The town gets renamed Struggle?

It’s honest. Too honest. It gets the hairs up on the back of my neck. I suddenly realize I’m not comfortable with all that honesty, perhaps because it’s such a rare occurrence.

This novel brings to mind how many times I’ve cringed at names while searching for a place to live. Having moved 13 times in my life, I’ve had visceral reactions to places like Newark (too often pronounced Nork), landing instead on the nearby Lincoln Street in Cranford. Perhaps choosing a house on that street name was my throwback to growing up with Harding, Kennedy, and Madison Avenues in the small town of Angola, NY. (There, presidential power was a delusion of grandeur.) On the other hand, what 28th Street lacked in character was compensated for by the neighborhood of Murray Hill in a city with a choice of names, Manhattan, New York (never mistaken for Nork), The Big Apple, THE city.

According to our narrating nomenclature consultant:

What he had given to all those things had been the right name, but never the true name. For things had true natures, and they hid behind false names, beneath the skin we gave them. (182)

I wonder what, in all honesty, I would name the places I’ve been. Angola. Social Cesspool, Backward Bend. I say this with mildly playful and wildly arrogant confidence because, well, the demographic there is hardly diverse. Point Breeze on Lake Erie was often referred to as Point Sleaze on Lake Dreary. The town is listed on New York City, on the other hand, is too big. Too many things must be encompassed by just one name. I could never come close. (In fact, I just thought of another I hadn’t listed above, The City that Never Sleeps.)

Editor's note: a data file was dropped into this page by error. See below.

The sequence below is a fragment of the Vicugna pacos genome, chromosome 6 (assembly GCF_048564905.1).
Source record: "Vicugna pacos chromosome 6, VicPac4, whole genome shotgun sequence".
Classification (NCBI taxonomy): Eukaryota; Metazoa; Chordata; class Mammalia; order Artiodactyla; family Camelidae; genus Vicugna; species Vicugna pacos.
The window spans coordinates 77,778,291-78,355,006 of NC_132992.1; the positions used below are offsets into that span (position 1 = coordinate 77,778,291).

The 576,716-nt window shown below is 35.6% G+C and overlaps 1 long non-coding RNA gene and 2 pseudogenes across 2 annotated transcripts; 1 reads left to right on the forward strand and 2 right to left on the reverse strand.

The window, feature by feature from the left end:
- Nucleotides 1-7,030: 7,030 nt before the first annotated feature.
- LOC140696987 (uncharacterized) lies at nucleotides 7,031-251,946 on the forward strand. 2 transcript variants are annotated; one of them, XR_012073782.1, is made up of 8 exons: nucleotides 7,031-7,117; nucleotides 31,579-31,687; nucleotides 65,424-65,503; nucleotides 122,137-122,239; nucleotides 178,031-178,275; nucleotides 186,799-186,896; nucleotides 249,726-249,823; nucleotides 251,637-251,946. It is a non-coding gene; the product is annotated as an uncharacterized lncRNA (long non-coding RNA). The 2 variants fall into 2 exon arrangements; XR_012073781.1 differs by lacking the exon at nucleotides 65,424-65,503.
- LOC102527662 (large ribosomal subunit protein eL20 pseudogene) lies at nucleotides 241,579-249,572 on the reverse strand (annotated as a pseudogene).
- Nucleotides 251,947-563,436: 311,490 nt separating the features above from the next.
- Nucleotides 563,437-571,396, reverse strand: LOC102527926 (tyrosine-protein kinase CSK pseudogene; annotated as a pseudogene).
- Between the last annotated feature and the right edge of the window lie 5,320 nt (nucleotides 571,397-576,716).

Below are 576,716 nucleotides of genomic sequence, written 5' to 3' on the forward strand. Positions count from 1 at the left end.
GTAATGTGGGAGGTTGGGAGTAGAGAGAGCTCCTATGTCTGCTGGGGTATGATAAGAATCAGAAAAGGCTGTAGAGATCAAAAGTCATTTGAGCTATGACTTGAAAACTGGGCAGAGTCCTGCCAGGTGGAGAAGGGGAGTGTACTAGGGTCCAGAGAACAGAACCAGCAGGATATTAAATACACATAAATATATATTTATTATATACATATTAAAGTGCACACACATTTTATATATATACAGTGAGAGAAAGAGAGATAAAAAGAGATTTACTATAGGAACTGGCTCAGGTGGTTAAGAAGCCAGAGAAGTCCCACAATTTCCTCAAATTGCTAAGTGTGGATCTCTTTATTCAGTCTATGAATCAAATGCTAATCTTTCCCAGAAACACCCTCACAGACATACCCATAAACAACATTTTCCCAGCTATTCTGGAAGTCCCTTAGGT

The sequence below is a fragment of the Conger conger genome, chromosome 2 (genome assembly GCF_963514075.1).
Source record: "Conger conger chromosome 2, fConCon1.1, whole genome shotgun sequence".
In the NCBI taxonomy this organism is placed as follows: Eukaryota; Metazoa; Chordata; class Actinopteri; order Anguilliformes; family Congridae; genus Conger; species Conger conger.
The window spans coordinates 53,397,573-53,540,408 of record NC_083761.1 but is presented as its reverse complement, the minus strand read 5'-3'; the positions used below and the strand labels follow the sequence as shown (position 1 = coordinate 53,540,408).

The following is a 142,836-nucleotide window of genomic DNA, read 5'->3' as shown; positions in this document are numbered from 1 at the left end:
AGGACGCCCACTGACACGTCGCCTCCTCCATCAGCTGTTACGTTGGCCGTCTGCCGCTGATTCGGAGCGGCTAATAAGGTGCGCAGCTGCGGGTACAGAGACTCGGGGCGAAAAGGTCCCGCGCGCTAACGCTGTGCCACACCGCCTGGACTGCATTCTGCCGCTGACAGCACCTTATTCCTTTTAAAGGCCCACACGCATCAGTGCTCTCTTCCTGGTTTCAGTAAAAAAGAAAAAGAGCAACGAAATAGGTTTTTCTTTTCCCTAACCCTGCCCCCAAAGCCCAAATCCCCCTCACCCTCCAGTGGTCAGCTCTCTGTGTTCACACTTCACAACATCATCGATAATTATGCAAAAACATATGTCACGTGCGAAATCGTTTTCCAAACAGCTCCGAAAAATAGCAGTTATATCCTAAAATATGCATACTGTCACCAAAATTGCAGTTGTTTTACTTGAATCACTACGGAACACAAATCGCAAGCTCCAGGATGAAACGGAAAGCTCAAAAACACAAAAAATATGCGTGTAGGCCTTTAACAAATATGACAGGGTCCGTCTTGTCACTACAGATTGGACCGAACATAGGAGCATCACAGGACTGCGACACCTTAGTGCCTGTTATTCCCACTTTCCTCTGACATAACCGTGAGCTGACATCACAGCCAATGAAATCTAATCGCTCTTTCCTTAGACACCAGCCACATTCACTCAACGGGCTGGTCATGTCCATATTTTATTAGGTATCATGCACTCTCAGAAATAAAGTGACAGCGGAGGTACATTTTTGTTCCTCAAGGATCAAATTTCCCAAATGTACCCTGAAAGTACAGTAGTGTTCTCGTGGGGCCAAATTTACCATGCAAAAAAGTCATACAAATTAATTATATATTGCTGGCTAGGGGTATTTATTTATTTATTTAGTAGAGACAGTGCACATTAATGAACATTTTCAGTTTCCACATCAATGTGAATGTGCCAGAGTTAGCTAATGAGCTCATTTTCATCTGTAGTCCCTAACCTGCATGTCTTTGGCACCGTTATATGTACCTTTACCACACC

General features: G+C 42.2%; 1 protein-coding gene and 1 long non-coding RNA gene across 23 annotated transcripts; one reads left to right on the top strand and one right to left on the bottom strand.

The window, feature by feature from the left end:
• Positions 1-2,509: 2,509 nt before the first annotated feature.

Oddly, Struggle could be the name of any village, town, city, or country. It’s the one word that represents every person’s internal workings and every relationship between people within its boundaries. It is the past, present and future. In essence, the name couldn’t be more perfect.

The problem is that people don’t want perfection or honesty. As our narrator reminds us:

Everything is bright and mysterious until you know what it is called and then the light goes out of it. Once we knew the name of it, how could we ever come to love it? (182)

Honesty doesn’t provide hope for moving beyond struggle. It isn’t pretty or imaginative and yet it is the quagmire we all must face. The anti-apex.